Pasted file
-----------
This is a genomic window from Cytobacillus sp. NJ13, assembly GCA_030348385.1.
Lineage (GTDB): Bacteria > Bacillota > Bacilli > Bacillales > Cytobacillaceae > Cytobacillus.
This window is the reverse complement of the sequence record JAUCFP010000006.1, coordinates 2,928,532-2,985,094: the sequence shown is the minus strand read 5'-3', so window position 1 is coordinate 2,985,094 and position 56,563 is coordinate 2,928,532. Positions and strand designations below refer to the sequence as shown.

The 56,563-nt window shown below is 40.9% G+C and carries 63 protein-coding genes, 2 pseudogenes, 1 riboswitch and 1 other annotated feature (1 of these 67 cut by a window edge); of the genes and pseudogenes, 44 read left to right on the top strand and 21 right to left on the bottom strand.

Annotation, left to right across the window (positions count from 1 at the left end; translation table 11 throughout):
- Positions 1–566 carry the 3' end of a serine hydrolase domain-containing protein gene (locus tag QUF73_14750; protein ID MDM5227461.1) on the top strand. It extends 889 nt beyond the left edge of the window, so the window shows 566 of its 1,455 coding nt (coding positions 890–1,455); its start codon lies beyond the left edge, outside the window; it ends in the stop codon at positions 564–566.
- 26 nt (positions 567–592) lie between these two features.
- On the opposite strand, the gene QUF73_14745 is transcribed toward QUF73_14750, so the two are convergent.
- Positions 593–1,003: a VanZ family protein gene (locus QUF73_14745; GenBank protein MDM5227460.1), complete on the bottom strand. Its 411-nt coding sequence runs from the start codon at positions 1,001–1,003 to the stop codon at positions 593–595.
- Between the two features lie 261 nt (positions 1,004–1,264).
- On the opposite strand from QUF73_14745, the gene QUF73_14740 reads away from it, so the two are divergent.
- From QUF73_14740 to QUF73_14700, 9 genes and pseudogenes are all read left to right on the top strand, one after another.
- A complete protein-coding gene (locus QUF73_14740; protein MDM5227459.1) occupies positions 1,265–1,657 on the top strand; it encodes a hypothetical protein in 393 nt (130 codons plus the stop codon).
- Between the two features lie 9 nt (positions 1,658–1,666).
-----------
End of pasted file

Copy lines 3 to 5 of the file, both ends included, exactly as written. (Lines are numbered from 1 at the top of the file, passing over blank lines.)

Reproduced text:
This window is the reverse complement of the sequence record JAUCFP010000006.1, coordinates 2,928,532-2,985,094: the sequence shown is the minus strand read 5'-3', so window position 1 is coordinate 2,985,094 and position 56,563 is coordinate 2,928,532. Positions and strand designations below refer to the sequence as shown.

The 56,563-nt window shown below is 40.9% G+C and carries 63 protein-coding genes, 2 pseudogenes, 1 riboswitch and 1 other annotated feature (1 of these 67 cut by a window edge); of the genes and pseudogenes, 44 read left to right on the top strand and 21 right to left on the bottom strand.

Annotation, left to right across the window (positions count from 1 at the left end; translation table 11 throughout):